Another important factor, he says, is how uniform the price increases are across the various items within the CPI basket.

“The more they’re correlated, the more freaked out central banks should be,” Mr. Boehmer says. “It’s not just energy and food prices that are higher, it feels as if it’s creeping in everywhere [and] that’s something that central banks cannot tolerate.”

He adds Canada is in the process of leaving an “ultra-high” inflationary environment, but will likely settle at slightly higher inflation levels over the medium-term.

Depending on whether the economy enters a recession, TDAM’s Ms. Gorewicz says it’s now very likely that central banks will have “their resolve on fighting inflation tested.”

For that reason, she’s taking a more “tactical” approach to inflation-linked bond allocations over shorter time horizons. That could change depending on how the economy performs in the coming months, she says, but right now “we’re trading them more actively rather than seeing them as a strategic long-term allocation.”

PIMCO’s Mr. Seshasayee is pointing to the opposite, saying inflation-linked bonds make more sense “because you want inflation-hedging to be a part of your portfolio rather than some sort of market timing play.”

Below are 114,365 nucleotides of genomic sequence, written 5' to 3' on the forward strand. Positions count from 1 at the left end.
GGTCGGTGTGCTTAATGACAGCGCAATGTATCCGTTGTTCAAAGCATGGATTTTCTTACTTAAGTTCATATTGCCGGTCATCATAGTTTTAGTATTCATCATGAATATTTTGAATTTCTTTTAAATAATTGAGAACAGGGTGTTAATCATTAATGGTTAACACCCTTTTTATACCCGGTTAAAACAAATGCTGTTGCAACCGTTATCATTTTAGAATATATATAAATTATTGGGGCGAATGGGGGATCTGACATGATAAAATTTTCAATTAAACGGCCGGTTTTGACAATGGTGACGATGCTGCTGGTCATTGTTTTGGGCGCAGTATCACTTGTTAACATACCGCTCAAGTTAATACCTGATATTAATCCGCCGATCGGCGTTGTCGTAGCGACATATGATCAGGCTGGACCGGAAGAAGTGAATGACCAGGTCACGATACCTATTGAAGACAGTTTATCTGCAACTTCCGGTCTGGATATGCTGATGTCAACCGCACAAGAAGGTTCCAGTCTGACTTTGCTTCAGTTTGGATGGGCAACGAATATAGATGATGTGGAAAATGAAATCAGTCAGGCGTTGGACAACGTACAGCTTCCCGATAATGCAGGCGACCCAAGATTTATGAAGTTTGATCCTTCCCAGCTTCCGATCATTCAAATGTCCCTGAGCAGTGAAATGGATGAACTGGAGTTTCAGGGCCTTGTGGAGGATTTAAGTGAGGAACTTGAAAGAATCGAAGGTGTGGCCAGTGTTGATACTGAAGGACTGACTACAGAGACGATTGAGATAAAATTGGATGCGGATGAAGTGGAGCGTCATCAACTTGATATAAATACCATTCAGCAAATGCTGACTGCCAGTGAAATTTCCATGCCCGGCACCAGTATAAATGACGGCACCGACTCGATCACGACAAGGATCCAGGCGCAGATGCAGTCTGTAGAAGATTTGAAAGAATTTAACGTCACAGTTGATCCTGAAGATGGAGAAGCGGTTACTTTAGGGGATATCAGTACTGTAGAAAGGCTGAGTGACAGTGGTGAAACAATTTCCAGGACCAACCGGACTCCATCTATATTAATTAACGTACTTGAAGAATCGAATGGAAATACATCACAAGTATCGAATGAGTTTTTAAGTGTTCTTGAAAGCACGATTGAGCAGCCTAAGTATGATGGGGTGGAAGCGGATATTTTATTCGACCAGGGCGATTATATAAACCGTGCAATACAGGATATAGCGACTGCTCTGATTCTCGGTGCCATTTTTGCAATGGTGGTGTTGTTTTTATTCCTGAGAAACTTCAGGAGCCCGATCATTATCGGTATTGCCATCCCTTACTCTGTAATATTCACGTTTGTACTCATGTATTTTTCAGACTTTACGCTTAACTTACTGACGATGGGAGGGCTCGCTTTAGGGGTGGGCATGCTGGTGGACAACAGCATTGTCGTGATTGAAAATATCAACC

In terms of whether to allocate toward Canadian RRBs or U.S. TIPS, the TIPS market offers much more liquidity. Mr. Boehmer says it also offers “a much purer expression” of inflationary views as the Canadian response to major macroeconomic developments can often lag the U.S.

He likes them from both a strategic and tactical perspective, noting inflation-linked bonds offer something other asset classes may not provide.

“Everything else is just a financial instrument,” Mr. Boehmer says. “But inflation-linked bonds are a financial instrument that also has that direct connection to the real economy.”

For more from Globe Advisor, visit our homepage.

Your Globe

Build your personal news feed

Follow the author of this article:

Follow topics related to this article:

Check Following for new articles

Interact with The Globe